Peter Kruschwitz, de l'université de Reading, s'interroge sur la politique linguistique menée actuellement par le gouvernement de David Cameron et plus généralement sur la place des langues au Royaume-Uni.

Si l'apprentissage de l'anglais est un prérequis : "It would be perverse to argue that, in a modern society, one could leave it at individuals' liberty to learn the majority language. It is an essential skill, enabling individuals not only to survive, but to participate and engage constructively in political, social, cultural, and economic life."

Pourquoi ne pas en même temps tenir davantage compte des langues parlées par une partie de plus en plus importante de la population ?

"To learn a language means more than to be able to render discrete words or sentences into a different code. In a society with an ever-increasing number of bilinguals, this must mean opportunity and potential. Increasing numbers of the population have an ability that is highly sought after, but are still barred from access to power and participation. Why is that? Is it really just their lack of fluency in the majority language, or is it the majority culture which is intent on producing monolinguals, thus missing out on the socio-cultural as well as on the economic potential that lies within these segments of our society?"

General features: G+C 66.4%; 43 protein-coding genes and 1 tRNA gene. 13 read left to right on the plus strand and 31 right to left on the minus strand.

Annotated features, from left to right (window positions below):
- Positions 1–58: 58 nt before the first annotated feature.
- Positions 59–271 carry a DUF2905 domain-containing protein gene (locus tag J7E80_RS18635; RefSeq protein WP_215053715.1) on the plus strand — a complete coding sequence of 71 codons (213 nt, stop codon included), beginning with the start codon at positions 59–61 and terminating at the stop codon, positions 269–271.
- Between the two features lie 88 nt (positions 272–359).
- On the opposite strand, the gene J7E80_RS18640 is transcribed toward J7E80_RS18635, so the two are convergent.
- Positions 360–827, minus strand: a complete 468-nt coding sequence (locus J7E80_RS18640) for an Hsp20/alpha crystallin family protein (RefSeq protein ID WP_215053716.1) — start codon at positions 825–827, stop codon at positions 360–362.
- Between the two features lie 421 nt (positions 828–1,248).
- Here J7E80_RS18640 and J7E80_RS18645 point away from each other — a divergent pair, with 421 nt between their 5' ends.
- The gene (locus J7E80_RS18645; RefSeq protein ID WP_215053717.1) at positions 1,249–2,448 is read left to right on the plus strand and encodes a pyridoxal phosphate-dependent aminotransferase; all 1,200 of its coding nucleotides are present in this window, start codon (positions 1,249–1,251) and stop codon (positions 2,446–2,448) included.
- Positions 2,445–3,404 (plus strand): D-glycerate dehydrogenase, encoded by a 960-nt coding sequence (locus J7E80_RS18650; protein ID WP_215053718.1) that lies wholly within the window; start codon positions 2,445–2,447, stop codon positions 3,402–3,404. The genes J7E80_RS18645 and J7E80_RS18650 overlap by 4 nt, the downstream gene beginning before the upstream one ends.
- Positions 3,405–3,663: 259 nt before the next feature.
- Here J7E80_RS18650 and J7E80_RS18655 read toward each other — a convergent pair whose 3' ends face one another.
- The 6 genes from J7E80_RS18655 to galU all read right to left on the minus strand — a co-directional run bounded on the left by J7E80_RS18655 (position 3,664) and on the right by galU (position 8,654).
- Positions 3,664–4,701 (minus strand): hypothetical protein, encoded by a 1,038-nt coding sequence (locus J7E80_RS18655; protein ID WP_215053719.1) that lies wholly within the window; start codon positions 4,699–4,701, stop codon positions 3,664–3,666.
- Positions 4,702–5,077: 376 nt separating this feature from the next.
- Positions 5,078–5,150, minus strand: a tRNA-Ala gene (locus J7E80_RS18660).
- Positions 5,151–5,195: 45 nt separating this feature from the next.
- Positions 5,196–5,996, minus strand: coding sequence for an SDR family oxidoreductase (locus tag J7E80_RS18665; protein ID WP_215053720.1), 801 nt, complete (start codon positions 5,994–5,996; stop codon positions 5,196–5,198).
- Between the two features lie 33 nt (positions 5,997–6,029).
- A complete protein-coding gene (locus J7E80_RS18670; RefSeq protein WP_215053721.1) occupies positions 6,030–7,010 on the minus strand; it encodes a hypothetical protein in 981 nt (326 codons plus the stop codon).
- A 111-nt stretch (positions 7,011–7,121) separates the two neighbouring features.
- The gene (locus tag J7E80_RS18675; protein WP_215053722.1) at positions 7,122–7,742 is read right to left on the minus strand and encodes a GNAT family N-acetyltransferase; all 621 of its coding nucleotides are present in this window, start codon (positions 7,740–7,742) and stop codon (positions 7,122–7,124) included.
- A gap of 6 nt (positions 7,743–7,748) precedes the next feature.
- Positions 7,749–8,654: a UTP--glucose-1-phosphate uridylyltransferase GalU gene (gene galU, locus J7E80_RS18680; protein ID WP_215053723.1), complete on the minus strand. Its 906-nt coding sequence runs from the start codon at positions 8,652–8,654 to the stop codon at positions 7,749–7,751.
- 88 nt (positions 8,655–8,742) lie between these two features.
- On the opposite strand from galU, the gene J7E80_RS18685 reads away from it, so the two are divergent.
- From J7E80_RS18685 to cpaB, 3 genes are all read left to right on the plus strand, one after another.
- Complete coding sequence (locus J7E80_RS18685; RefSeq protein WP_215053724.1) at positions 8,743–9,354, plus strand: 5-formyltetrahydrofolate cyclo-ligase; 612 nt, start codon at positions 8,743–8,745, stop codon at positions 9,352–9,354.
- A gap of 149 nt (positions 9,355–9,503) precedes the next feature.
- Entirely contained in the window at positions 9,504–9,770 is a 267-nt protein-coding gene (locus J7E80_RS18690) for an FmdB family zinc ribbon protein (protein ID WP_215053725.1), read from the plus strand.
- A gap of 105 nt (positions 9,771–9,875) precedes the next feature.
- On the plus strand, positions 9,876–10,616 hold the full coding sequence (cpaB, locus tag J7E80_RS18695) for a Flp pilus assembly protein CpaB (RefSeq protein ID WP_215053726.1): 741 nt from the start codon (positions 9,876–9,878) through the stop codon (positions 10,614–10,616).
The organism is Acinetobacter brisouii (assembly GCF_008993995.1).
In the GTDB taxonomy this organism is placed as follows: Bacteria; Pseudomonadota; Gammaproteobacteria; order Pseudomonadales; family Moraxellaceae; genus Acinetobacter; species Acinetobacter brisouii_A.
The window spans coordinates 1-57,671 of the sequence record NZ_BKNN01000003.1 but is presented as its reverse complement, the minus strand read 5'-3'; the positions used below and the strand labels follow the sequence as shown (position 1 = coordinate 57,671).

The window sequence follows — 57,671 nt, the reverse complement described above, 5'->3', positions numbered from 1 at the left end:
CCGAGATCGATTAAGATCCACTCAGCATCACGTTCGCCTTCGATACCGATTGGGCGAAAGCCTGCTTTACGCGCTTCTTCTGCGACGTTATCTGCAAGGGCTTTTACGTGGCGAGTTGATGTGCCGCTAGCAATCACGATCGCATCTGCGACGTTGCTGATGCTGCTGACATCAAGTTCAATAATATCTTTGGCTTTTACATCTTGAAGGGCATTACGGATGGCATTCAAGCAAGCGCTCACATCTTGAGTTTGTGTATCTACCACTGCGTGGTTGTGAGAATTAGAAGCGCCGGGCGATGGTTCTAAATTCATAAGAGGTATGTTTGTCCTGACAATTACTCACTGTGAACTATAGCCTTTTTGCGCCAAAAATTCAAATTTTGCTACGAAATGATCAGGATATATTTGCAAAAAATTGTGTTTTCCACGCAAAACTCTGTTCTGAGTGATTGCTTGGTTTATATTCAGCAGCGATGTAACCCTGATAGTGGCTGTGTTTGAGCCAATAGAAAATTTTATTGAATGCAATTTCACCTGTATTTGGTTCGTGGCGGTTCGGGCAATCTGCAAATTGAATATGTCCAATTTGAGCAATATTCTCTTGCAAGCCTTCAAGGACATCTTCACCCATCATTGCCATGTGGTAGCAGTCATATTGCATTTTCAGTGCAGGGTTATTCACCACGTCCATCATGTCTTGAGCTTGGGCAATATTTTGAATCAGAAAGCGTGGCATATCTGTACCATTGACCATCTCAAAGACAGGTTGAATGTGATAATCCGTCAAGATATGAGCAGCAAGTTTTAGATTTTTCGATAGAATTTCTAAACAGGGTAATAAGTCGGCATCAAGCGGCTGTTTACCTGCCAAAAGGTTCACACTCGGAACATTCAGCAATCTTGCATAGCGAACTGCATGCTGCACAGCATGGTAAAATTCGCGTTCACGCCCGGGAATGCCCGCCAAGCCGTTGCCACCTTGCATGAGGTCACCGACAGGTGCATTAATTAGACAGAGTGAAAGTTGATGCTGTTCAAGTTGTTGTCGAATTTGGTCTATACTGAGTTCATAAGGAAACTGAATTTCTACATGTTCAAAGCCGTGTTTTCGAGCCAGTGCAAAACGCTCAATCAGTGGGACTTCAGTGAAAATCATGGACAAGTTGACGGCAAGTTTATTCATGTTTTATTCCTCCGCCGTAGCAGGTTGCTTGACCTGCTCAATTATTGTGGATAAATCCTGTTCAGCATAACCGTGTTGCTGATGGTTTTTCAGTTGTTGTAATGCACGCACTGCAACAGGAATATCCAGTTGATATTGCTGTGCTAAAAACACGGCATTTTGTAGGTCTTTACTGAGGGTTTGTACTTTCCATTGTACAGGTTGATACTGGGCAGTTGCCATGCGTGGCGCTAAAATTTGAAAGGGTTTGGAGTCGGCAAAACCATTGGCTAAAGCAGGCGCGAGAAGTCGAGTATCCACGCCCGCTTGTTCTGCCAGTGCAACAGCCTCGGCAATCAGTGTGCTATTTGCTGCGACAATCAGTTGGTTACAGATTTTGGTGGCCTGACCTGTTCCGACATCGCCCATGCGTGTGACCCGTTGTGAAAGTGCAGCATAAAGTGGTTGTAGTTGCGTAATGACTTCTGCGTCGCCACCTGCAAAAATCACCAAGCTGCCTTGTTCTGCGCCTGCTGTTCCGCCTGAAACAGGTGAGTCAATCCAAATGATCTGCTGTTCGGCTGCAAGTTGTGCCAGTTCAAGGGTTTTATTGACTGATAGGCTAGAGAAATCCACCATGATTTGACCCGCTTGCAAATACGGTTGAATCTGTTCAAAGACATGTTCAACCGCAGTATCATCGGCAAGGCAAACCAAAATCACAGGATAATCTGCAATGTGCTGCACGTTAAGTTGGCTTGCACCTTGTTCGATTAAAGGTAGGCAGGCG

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Source : The Guardian, 16/09/11